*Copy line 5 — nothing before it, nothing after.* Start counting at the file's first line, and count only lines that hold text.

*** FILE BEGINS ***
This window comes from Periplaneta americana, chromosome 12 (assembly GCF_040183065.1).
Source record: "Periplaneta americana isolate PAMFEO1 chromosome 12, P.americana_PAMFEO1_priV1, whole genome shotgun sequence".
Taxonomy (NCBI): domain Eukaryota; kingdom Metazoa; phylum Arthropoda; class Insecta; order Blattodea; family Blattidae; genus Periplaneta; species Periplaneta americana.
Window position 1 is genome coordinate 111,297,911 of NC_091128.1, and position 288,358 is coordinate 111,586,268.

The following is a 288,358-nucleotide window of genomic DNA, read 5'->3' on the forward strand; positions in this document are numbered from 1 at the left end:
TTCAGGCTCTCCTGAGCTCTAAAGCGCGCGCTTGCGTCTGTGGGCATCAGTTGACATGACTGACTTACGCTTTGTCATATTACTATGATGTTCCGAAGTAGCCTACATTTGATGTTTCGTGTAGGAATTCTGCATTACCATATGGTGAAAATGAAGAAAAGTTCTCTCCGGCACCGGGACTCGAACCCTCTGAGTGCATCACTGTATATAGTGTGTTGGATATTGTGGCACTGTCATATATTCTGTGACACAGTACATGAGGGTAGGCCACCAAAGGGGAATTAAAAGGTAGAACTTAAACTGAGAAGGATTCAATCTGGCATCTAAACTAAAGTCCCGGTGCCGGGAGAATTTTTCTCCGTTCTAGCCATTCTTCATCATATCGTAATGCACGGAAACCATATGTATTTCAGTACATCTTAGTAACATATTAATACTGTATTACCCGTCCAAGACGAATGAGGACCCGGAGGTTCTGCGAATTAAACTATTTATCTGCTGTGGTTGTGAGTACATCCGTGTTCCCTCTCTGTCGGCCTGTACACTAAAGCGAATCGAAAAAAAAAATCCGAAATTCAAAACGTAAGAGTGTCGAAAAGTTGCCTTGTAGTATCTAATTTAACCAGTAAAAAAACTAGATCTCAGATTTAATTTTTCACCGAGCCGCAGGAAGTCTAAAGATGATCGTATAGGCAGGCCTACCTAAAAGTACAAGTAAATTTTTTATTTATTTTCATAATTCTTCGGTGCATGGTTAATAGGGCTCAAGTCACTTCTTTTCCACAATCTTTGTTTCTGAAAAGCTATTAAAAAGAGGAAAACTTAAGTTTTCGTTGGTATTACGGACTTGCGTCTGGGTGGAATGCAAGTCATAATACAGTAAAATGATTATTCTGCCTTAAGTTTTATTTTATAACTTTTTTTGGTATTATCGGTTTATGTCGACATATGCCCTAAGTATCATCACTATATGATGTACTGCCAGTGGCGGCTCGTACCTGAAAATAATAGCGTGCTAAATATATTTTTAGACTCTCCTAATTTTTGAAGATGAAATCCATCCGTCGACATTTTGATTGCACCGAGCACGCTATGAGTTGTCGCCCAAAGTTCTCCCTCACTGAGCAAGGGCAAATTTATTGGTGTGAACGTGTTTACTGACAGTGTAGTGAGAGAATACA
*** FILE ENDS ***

The following is a 288,358-nucleotide window of genomic DNA, read 5'->3' on the forward strand; positions in this document are numbered from 1 at the left end: